The Panama Papers, a massive leak of 11.5 million documents from a Panamanian law firm that expose the ultimate owners of thousands of shell companies, have drawn a lot of public attention in recent weeks, but I’m just as intrigued by the lesser-known Bogota Papers.
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The Bogota Papers? Yes, that's how we may want to refer from now on to the emails and other documents held by international political hacker and cyber-disinformation expert Andres Sepúlveda. He says he has influenced — if not manipulated — the outcomes of recent elections in Mexico, Colombia, Nicaragua, Panama, Honduras, El Salvador, Costa Rica, Guatemala and Venezuela.
Sepúlveda sits in a Bogota prison right now, serving 10 years for hacking and spying for a leading opposition candidate in Colombia's 2014 elections. A few weeks ago, he gave a revealing interview to Bloomberg/Businessweek in which he claimed, among other things, that he had worked for Mexican President Enrique Pena Nieto’s campaign, and that hackers like him are working right now for U.S. presidential hopefuls.
Sepúlveda says that, in Mexico, his team of hackers installed spyware in opposition offices and manipulated social media to create false waves of enthusiasm and derision to help Peña Nieto win the election, according to the story.
“My job was to do actions of dirty war and psychological operations, black propaganda, rumors — the whole dark side of politics that nobody knows exists but everyone can see,” Sepúlveda told Bloomberg.
The Mexican government denies Sepúlveda’s claims. Bloomberg says it saw some of the emails and other documents shown by Sepúlveda, and that independent experts said they appear authentic.
But regardless of how much of Sepulveda’s story is true, his testimony should ring alarm bells everywhere. It’s a harsh reminder of how political spying has grown since the days of the Watergate scandal, and of how little we know about the political use of anonymous internet attack campaigns that are often total fabrications.
The governments of Ecuador, Venezuela and the previous government of Argentina have been reported to use teams of hired “cyber-militants” to plant false stories about political opponents in social media. They are probably not alone.
Before the digital age, when political campaigns were limited to television, radio and newspapers, negative campaigning consisted of “opposition research:” A politician hired a team of researchers to look into a rival’s public records, found an arrest for drunken driving or a similar offense, and used that information in negative campaign ads.
But those attack ads were based on facts. Now, in social media, hired hackers and disinformation experts often launch massive anonymous attack campaigns based on total fabrications. Google, Facebook, and Twitter filter many of these hoaxes, but not enough.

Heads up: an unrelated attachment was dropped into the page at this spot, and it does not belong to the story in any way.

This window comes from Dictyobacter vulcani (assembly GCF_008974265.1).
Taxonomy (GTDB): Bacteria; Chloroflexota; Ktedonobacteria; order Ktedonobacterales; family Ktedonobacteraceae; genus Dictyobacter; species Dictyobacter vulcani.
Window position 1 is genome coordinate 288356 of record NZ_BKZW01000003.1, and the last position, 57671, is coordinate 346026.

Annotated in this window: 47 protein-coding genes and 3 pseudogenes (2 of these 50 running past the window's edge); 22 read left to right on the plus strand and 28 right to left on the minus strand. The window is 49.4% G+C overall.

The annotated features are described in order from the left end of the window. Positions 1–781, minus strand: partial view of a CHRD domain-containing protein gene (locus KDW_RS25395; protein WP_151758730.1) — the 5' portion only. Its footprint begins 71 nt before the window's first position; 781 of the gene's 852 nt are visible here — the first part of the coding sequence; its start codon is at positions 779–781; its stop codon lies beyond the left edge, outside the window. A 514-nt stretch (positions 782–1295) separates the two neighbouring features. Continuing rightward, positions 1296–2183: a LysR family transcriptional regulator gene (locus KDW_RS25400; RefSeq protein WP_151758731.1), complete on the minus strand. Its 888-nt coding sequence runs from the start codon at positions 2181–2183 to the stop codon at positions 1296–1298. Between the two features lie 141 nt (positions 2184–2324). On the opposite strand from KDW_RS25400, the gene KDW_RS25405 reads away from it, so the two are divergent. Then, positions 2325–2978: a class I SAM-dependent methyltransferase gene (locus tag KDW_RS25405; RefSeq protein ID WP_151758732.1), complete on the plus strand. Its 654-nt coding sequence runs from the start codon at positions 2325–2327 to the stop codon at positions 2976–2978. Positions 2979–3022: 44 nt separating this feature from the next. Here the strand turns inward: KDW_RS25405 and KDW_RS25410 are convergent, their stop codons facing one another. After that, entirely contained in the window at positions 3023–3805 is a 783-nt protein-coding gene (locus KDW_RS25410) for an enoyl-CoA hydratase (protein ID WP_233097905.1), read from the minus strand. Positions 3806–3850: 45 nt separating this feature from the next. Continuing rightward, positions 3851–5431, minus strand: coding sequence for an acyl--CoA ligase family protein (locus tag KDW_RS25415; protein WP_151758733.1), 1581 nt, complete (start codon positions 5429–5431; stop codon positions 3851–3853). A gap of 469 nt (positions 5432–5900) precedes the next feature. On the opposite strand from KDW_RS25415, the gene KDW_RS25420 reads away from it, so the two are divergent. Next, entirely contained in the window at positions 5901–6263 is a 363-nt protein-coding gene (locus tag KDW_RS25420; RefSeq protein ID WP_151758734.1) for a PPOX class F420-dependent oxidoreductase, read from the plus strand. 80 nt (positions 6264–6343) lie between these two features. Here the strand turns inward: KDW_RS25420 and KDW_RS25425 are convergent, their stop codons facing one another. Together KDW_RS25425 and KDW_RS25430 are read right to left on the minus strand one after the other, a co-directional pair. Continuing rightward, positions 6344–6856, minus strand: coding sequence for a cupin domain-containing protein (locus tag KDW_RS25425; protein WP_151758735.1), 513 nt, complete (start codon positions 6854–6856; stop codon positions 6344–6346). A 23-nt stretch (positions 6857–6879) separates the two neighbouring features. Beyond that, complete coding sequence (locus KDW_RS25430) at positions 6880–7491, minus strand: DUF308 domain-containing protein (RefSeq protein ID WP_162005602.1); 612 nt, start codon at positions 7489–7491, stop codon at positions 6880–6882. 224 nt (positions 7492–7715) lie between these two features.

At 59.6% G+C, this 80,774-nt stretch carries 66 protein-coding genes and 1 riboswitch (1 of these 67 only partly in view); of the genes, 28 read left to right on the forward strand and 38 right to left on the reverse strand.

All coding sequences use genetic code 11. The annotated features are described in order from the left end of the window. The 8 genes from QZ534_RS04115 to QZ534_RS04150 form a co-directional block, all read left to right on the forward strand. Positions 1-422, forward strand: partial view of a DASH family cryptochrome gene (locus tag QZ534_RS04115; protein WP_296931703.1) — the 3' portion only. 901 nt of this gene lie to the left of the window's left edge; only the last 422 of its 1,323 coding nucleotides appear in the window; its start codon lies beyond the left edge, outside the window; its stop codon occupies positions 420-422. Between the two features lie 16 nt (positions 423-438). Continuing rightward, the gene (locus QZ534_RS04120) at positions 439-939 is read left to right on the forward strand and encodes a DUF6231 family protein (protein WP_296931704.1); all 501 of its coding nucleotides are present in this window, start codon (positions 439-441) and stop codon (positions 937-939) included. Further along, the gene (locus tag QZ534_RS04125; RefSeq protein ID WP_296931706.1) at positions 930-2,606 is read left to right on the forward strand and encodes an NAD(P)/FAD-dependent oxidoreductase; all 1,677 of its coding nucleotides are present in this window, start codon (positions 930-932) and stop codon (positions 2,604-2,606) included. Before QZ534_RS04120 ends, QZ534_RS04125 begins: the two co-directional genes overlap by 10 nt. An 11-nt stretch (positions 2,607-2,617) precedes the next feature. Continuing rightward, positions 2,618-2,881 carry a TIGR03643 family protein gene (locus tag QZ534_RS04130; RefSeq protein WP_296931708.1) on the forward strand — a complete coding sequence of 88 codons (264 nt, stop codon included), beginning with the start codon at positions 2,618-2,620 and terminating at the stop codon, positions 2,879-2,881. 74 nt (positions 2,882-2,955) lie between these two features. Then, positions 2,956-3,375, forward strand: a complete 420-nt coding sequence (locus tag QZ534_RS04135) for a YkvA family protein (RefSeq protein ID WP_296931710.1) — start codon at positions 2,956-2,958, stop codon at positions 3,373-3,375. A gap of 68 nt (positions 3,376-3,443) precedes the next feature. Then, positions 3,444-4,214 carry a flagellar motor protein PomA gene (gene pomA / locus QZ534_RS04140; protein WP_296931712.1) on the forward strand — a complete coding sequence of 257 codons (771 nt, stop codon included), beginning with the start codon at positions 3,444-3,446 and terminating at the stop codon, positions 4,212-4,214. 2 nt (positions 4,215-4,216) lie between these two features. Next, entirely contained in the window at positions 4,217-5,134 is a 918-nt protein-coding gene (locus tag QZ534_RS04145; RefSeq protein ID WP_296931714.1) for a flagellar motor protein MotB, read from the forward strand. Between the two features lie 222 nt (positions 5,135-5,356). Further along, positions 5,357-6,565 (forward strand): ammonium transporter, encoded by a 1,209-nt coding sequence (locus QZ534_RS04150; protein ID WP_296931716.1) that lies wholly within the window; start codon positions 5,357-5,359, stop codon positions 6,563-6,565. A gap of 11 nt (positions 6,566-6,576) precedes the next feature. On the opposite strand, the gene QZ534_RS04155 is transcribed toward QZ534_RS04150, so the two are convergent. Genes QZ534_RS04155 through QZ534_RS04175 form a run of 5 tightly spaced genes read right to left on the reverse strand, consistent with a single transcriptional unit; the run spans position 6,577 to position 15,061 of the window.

What’s more, people often believe these anonymous attack campaigns more than what they read in mainstream media. One of the most interesting statements by Sepúlveda in the Bloomberg interview is his assertion that “people believe what the Internet says more than reality.”
Asked what to do about this, Inter-American Press Association director Ricardo Trotti says the worst thing we can do is allow governments to regulate social media. That’s exactly what the authoritarian rulers of Venezuela and Bolivia want to do, and what Ecuador and Cuba have already done, he said. Social media are the last refuge of free expression in most authoritarian countries, and should be protected as such, he added.
“Fortunately, there is a natural process of self-correction,” Trotti told me. “It's true that many hired ‘cyber-militants’ are spreading false information on the internet, but it’s also true that growing numbers of people are double-checking fabricated news, and correcting them. This process is bound to gain ground.”
My opinion: I agree that government regulation of social media is a bad idea. Instead, we should fight against trash on the internet by promoting fact-checking websites such as Politifact.com and factcheck.org, which rate politicians’ statements according to their degree of accuracy. We should expand these and other similar websites so that they can fact-check dubious claims that get traction in social media.
Already, several fact-checking groups are popping up in Latin America, including Chequeando in Argentina, Lupa-revistapiaui in Brazil, El Poligrafo in Chile, El Sabueso in Mexico and Ojo Público in Peru. But most of them are newspaper or website sub-sections, which should have much greater visibility.
In the meantime, it would be a good idea to take a closer look at Sepúlveda’s Bogota Papers. That would help start a serious discussion on how to uncover and denounce anonymous political attack campaigns and disinformation in social media, without restricting freedom of expression.
Watch the “Oppenheimer Presenta” tv show Sundays at 9 p.m. on CNN en Español. Follow Andres on Twitter: @oppenheimera
Watch “Oppenheimer Presenta” Sundays at 9 p.m. on CNN en Español